• NOT HAVING documentation/comments in each of your methods

  • Naming variables with CamelCase instead of snake_case

  • Too much/too little empty spaces/empty lines

  • Leaving in commented code

3c. Verify your routes using Postman Tests and submit an exported JSON of them

Take some time looking through the guide to learn how to make tests using Postman. You should submit your Postman collection along with your CMS submission. The best way to get full credit for your tests is to ensure that you check that the response from your API matches what the API specification is expecting to receive. Please make sure that all your tests pass when we run your collection (make sure to clear your database before running to ensure you get the result we will get).

While that should be enough to get full credit, your tests can be cleaner and easier to change if you use variables or environments. It's up to you how much you want to learn and incorporate into your tests - the better you get at it the easier the assignments will be in the future and the likelier your API will pass the test cases we release on the first try.

If you'd prefer to learn how to use Postman through a video, here is a link to everything you'll need to know for this class; however, the audio quality is quite poor due to a technical error. If you think you would benefit from a re-recording of a Postman demo, indicate that on the feedback form and we will be happy to record one.

3d. Zip and submit your assignment files

Next, zip the starter folder and submit on CMS. For reference, your directory structure should look like the following:


For clarification, this means that you SHOULD NOT include your virtual environment, pycache, or .db file in your final submission. Doing so will lose you a few points on the project.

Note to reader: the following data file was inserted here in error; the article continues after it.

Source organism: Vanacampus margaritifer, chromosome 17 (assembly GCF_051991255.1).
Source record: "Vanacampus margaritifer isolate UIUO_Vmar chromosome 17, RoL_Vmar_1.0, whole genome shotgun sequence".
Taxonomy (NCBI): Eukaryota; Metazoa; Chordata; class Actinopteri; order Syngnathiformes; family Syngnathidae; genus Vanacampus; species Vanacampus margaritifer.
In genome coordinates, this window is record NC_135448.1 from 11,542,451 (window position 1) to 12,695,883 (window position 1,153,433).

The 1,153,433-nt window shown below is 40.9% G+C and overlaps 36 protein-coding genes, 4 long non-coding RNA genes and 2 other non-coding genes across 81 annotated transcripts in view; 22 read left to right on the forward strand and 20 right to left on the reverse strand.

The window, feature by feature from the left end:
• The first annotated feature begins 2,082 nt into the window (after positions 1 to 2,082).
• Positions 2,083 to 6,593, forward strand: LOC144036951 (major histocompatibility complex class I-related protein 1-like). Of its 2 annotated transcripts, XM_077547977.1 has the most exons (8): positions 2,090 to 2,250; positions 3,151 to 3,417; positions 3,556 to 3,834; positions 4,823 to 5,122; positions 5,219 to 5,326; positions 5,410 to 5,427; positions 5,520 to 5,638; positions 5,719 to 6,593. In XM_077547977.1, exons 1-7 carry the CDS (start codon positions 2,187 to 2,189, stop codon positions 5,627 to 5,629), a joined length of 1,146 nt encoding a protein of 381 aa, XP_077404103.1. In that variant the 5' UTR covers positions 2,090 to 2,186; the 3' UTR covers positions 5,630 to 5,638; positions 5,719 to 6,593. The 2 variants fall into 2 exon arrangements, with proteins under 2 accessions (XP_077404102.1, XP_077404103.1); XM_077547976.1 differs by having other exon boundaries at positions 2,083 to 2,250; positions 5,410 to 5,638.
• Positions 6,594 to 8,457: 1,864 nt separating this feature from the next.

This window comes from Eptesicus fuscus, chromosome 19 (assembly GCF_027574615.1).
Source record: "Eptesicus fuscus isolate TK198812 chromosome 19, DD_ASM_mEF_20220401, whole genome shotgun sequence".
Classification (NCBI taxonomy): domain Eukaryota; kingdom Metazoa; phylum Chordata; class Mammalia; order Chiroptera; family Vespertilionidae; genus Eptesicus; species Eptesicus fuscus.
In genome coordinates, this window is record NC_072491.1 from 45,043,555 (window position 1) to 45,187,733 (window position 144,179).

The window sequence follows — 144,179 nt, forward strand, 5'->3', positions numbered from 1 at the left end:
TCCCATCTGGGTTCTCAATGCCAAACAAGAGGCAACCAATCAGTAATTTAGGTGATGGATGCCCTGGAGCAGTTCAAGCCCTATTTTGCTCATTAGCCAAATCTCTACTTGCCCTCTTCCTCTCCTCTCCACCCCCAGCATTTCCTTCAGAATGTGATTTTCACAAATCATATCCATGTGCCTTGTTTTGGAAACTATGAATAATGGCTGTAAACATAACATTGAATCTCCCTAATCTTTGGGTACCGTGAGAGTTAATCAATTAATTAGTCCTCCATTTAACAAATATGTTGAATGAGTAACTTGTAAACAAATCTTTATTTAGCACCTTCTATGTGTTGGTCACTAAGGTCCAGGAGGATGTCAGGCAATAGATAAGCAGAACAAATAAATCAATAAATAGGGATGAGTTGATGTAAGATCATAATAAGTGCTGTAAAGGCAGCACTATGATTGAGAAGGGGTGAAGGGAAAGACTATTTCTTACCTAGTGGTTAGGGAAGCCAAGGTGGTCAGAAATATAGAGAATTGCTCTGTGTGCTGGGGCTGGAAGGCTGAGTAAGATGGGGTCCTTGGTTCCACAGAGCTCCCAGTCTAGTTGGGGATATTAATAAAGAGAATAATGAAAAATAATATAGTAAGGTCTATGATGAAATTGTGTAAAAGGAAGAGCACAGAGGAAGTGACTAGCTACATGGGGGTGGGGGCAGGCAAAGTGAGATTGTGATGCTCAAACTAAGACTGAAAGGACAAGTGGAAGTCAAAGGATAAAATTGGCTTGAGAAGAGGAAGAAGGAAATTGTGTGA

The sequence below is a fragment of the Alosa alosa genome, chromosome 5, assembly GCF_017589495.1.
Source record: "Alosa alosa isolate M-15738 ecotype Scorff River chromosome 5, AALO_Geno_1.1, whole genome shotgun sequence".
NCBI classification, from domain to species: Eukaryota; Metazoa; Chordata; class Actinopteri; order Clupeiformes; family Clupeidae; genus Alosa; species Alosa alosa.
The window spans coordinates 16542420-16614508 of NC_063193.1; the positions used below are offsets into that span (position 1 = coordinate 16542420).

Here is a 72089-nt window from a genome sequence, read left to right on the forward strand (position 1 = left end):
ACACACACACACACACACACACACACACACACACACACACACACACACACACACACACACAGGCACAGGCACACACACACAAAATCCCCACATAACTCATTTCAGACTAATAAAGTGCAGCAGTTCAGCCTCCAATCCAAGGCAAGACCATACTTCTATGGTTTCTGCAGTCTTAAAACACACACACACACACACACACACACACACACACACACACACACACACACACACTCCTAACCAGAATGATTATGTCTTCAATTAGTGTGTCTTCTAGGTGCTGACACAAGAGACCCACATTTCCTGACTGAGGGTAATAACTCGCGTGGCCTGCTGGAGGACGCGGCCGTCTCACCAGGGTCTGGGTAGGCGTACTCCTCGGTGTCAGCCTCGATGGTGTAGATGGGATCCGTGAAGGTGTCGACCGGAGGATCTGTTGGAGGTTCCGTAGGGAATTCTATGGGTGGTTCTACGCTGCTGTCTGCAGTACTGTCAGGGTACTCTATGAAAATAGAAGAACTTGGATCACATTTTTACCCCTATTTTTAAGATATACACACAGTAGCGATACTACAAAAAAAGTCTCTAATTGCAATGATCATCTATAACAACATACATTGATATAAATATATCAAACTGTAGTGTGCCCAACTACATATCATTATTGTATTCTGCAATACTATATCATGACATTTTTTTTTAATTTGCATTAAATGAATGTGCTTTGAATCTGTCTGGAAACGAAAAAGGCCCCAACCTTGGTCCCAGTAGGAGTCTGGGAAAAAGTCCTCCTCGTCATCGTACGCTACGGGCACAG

3e. Submit Feedback Form

To receive credit for your assignment, you must fill out the feedback form so that we can better understand how effectively we are teaching and how long students are spending on assignments.

Optional Challenges

Tier I

+1 point

Friends Forever

Allow users to friend each other and add a route for accessing all of a User’s friends:

  • Get a user’s friends (GET): /api/extra/users/{id}/friends/

  • Create a friend pairing between two users (POST): /api/extra/users/{id}/friends/{id}/

Getting a user's friends should return a list of user's friends in the following format:

    "friends": [

Creating a friend pairing should return the following format:


Tier II

+1 point +1 point more if Tier I completed

Join Queries

Create a new method in and a new route in to execute a join query on your users and transactions to get a user given their id and all the transactions they were involved in (they can be either a sender or a receiver).

  • Route path: /api/extra/users/{id}/join/

If you are stuck, refer back to demo 3 on how to use the JOIN command in SQL. Otherwise, feel free to ask questions on Ed or come to Office Hours!

This route should return in the following sample format:

    "transactions": [
            "sender_name": "Cornell AppDev",
            "receiver_name": "UTea",
            "amount": 5,
            "message": "boba",
            "accepted": True,
            "timestamp": <SOME TIMESTAMP>
            "sender_name": "Cornell Engineering",
            "receiver_name": "Cornell AppDev",
            "amount": 10,
            "message": "Giving Day!",
            "accepted": True,
            "timestamp": <SOME TIMESTAMP>
        <TRANSACTION 3 INFO>, 

Tier III

+2 points +1 point more if Tier I & II completed

Email Notifications

Venmo sends you email receipts for every transaction you execute on the platform. Make a free Sendgrid account and use their python package to send email notifications to users when they receive or send money (note: this requires you to add an email field to the users table).

macOS: You will need to install a certificate to allow python to use SSL certificates on your computer. To do so, navigate to your python installation folder in Applications/Python 3.x/. Once there, double-click on the file Install Certificates.command. This should pull up a terminal window and execute an installation.

Total Points to Gain: 6

Last updated